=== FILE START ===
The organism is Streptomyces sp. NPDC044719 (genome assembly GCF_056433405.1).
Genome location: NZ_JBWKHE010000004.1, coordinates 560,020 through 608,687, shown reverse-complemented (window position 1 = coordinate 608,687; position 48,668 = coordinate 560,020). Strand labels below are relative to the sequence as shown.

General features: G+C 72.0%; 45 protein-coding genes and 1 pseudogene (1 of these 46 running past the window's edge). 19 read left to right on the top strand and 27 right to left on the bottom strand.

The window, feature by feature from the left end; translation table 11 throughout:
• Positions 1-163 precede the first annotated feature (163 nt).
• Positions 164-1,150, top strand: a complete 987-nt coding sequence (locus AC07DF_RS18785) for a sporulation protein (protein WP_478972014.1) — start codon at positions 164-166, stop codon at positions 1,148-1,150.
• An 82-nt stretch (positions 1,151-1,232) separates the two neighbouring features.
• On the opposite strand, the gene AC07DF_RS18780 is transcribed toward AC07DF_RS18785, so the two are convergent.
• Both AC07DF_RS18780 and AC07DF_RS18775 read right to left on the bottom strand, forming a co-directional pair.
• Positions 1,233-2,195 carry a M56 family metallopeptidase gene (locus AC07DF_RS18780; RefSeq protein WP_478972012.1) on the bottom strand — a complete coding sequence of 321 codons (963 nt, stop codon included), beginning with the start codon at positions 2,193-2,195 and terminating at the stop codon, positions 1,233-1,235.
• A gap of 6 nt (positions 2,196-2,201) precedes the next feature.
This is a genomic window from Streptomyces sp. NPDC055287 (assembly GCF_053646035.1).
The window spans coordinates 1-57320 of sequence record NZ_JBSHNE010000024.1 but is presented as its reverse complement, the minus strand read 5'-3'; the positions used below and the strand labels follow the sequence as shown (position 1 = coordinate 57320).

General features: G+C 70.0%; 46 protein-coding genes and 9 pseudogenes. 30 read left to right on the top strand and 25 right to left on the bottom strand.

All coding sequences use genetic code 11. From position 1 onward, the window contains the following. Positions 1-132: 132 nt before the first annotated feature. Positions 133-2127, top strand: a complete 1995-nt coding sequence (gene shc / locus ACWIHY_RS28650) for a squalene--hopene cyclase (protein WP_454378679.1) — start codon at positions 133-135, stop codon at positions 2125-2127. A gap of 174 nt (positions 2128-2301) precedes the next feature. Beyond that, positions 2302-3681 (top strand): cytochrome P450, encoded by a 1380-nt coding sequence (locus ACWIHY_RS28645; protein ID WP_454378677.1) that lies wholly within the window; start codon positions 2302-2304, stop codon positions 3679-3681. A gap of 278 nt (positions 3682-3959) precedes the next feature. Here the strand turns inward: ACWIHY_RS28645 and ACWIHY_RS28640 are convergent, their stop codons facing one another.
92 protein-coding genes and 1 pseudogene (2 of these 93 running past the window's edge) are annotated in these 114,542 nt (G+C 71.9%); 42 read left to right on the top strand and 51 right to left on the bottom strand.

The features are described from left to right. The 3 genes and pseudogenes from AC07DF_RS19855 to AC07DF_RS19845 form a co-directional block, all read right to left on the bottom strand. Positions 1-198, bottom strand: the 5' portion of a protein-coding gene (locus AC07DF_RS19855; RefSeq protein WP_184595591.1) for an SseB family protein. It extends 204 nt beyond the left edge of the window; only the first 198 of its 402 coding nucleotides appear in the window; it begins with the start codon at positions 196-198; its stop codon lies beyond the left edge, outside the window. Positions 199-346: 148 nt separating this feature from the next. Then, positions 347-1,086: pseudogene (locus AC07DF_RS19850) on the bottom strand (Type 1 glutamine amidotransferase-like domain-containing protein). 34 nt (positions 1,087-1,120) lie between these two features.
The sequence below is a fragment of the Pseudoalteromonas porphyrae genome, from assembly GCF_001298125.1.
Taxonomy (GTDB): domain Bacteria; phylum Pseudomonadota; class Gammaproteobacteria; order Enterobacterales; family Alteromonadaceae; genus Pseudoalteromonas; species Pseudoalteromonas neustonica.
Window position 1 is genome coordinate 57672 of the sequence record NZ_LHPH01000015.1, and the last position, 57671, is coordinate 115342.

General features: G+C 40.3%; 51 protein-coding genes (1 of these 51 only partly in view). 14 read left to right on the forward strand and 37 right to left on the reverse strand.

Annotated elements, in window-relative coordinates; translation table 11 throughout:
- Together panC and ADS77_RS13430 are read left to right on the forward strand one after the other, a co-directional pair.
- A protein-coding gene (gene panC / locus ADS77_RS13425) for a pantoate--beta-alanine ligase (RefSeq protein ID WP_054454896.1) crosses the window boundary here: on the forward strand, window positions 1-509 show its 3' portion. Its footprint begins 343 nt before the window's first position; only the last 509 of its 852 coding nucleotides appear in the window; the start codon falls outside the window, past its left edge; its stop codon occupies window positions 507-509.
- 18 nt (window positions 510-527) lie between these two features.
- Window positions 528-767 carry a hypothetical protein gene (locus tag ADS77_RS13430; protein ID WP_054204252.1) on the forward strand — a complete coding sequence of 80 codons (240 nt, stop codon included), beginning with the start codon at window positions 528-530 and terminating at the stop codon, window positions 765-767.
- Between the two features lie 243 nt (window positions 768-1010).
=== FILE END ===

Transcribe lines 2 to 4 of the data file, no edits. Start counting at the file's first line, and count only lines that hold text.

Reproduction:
Genome location: NZ_JBWKHE010000004.1, coordinates 560,020 through 608,687, shown reverse-complemented (window position 1 = coordinate 608,687; position 48,668 = coordinate 560,020). Strand labels below are relative to the sequence as shown.

General features: G+C 72.0%; 45 protein-coding genes and 1 pseudogene (1 of these 46 running past the window's edge). 19 read left to right on the top strand and 27 right to left on the bottom strand.

The window, feature by feature from the left end; translation table 11 throughout: